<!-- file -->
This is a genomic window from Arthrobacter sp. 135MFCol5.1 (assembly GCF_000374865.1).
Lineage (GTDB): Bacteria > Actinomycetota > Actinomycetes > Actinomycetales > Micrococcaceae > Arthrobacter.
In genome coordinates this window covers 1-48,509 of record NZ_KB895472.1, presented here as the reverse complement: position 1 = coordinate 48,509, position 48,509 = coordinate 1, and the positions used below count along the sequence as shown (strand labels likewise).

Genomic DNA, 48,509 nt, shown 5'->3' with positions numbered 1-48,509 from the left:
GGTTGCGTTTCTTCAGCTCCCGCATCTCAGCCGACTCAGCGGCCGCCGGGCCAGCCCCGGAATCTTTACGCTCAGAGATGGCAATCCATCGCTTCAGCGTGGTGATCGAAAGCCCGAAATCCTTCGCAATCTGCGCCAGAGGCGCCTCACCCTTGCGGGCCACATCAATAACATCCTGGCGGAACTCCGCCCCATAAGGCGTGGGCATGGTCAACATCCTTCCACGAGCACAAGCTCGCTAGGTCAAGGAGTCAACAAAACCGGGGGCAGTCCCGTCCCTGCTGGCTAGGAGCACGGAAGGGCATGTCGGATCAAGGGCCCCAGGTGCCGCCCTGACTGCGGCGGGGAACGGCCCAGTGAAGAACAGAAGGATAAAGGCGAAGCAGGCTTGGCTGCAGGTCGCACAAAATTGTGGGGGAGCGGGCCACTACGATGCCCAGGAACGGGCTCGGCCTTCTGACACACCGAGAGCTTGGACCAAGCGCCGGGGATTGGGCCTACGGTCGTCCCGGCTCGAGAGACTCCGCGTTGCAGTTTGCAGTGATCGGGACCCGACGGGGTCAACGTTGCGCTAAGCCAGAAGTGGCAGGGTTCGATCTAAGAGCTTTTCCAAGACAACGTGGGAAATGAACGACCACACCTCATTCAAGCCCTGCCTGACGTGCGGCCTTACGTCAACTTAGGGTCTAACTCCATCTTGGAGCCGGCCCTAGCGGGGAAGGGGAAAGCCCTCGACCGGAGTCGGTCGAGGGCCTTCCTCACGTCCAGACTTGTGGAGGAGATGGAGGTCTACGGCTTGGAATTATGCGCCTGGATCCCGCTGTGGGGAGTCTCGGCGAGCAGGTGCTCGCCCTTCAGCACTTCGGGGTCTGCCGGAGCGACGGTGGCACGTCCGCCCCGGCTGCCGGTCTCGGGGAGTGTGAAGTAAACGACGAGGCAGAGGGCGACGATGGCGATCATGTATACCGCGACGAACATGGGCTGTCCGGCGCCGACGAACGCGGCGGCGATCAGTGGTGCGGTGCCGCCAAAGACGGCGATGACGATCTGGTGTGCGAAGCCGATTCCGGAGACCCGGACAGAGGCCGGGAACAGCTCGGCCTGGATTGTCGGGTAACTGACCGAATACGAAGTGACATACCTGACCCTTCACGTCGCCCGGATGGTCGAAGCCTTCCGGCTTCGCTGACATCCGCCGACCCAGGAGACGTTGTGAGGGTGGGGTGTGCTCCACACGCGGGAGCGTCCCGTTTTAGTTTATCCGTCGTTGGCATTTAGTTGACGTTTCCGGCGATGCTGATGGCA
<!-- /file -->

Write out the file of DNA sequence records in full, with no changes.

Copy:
This is a genomic window from Arthrobacter sp. 135MFCol5.1 (assembly GCF_000374865.1).
Lineage (GTDB): Bacteria > Actinomycetota > Actinomycetes > Actinomycetales > Micrococcaceae > Arthrobacter.
In genome coordinates this window covers 1-48,509 of record NZ_KB895472.1, presented here as the reverse complement: position 1 = coordinate 48,509, position 48,509 = coordinate 1, and the positions used below count along the sequence as shown (strand labels likewise).

Genomic DNA, 48,509 nt, shown 5'->3' with positions numbered 1-48,509 from the left:
GGTTGCGTTTCTTCAGCTCCCGCATCTCAGCCGACTCAGCGGCCGCCGGGCCAGCCCCGGAATCTTTACGCTCAGAGATGGCAATCCATCGCTTCAGCGTGGTGATCGAAAGCCCGAAATCCTTCGCAATCTGCGCCAGAGGCGCCTCACCCTTGCGGGCCACATCAATAACATCCTGGCGGAACTCCGCCCCATAAGGCGTGGGCATGGTCAACATCCTTCCACGAGCACAAGCTCGCTAGGTCAAGGAGTCAACAAAACCGGGGGCAGTCCCGTCCCTGCTGGCTAGGAGCACGGAAGGGCATGTCGGATCAAGGGCCCCAGGTGCCGCCCTGACTGCGGCGGGGAACGGCCCAGTGAAGAACAGAAGGATAAAGGCGAAGCAGGCTTGGCTGCAGGTCGCACAAAATTGTGGGGGAGCGGGCCACTACGATGCCCAGGAACGGGCTCGGCCTTCTGACACACCGAGAGCTTGGACCAAGCGCCGGGGATTGGGCCTACGGTCGTCCCGGCTCGAGAGACTCCGCGTTGCAGTTTGCAGTGATCGGGACCCGACGGGGTCAACGTTGCGCTAAGCCAGAAGTGGCAGGGTTCGATCTAAGAGCTTTTCCAAGACAACGTGGGAAATGAACGACCACACCTCATTCAAGCCCTGCCTGACGTGCGGCCTTACGTCAACTTAGGGTCTAACTCCATCTTGGAGCCGGCCCTAGCGGGGAAGGGGAAAGCCCTCGACCGGAGTCGGTCGAGGGCCTTCCTCACGTCCAGACTTGTGGAGGAGATGGAGGTCTACGGCTTGGAATTATGCGCCTGGATCCCGCTGTGGGGAGTCTCGGCGAGCAGGTGCTCGCCCTTCAGCACTTCGGGGTCTGCCGGAGCGACGGTGGCACGTCCGCCCCGGCTGCCGGTCTCGGGGAGTGTGAAGTAAACGACGAGGCAGAGGGCGACGATGGCGATCATGTATACCGCGACGAACATGGGCTGTCCGGCGCCGACGAACGCGGCGGCGATCAGTGGTGCGGTGCCGCCAAAGACGGCGATGACGATCTGGTGTGCGAAGCCGATTCCGGAGACCCGGACAGAGGCCGGGAACAGCTCGGCCTGGATTGTCGGGTAACTGACCGAATACGAAGTGACATACCTGACCCTTCACGTCGCCCGGATGGTCGAAGCCTTCCGGCTTCGCTGACATCCGCCGACCCAGGAGACGTTGTGAGGGTGGGGTGTGCTCCACACGCGGGAGCGTCCCGTTTTAGTTTATCCGTCGTTGGCATTTAGTTGACGTTTCCGGCGATGCTGATGGCA